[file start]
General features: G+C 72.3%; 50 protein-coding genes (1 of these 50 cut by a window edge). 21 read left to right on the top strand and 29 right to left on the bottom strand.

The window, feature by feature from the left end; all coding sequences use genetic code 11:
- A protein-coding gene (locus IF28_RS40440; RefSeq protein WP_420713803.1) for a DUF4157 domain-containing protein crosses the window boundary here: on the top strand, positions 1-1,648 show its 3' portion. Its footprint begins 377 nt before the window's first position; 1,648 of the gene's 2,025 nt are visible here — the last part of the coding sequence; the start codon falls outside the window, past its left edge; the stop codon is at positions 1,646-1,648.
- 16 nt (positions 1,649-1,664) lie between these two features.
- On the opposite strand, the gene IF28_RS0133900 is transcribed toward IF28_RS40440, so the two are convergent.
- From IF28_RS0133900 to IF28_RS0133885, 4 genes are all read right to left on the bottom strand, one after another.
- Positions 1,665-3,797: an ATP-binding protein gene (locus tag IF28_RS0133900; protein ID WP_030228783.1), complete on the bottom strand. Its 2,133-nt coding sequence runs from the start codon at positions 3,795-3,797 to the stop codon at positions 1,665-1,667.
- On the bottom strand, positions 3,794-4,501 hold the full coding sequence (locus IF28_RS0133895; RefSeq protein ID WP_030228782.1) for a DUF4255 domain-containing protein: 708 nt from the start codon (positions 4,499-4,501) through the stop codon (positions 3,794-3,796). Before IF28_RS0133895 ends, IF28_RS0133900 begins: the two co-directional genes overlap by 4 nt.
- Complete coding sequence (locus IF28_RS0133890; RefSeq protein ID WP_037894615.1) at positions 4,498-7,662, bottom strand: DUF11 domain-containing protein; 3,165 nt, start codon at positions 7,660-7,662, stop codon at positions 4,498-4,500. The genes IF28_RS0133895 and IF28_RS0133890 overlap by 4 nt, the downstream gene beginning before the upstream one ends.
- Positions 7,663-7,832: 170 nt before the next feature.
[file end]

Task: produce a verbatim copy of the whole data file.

General features: G+C 72.3%; 50 protein-coding genes (1 of these 50 cut by a window edge). 21 read left to right on the top strand and 29 right to left on the bottom strand.

The window, feature by feature from the left end; all coding sequences use genetic code 11:
- A protein-coding gene (locus IF28_RS40440; RefSeq protein WP_420713803.1) for a DUF4157 domain-containing protein crosses the window boundary here: on the top strand, positions 1-1,648 show its 3' portion. Its footprint begins 377 nt before the window's first position; 1,648 of the gene's 2,025 nt are visible here — the last part of the coding sequence; the start codon falls outside the window, past its left edge; the stop codon is at positions 1,646-1,648.
- 16 nt (positions 1,649-1,664) lie between these two features.
- On the opposite strand, the gene IF28_RS0133900 is transcribed toward IF28_RS40440, so the two are convergent.
- From IF28_RS0133900 to IF28_RS0133885, 4 genes are all read right to left on the bottom strand, one after another.
- Positions 1,665-3,797: an ATP-binding protein gene (locus tag IF28_RS0133900; protein ID WP_030228783.1), complete on the bottom strand. Its 2,133-nt coding sequence runs from the start codon at positions 3,795-3,797 to the stop codon at positions 1,665-1,667.
- On the bottom strand, positions 3,794-4,501 hold the full coding sequence (locus IF28_RS0133895; RefSeq protein ID WP_030228782.1) for a DUF4255 domain-containing protein: 708 nt from the start codon (positions 4,499-4,501) through the stop codon (positions 3,794-3,796). Before IF28_RS0133895 ends, IF28_RS0133900 begins: the two co-directional genes overlap by 4 nt.
- Complete coding sequence (locus IF28_RS0133890; RefSeq protein ID WP_037894615.1) at positions 4,498-7,662, bottom strand: DUF11 domain-containing protein; 3,165 nt, start codon at positions 7,660-7,662, stop codon at positions 4,498-4,500. The genes IF28_RS0133895 and IF28_RS0133890 overlap by 4 nt, the downstream gene beginning before the upstream one ends.
- Positions 7,663-7,832: 170 nt before the next feature.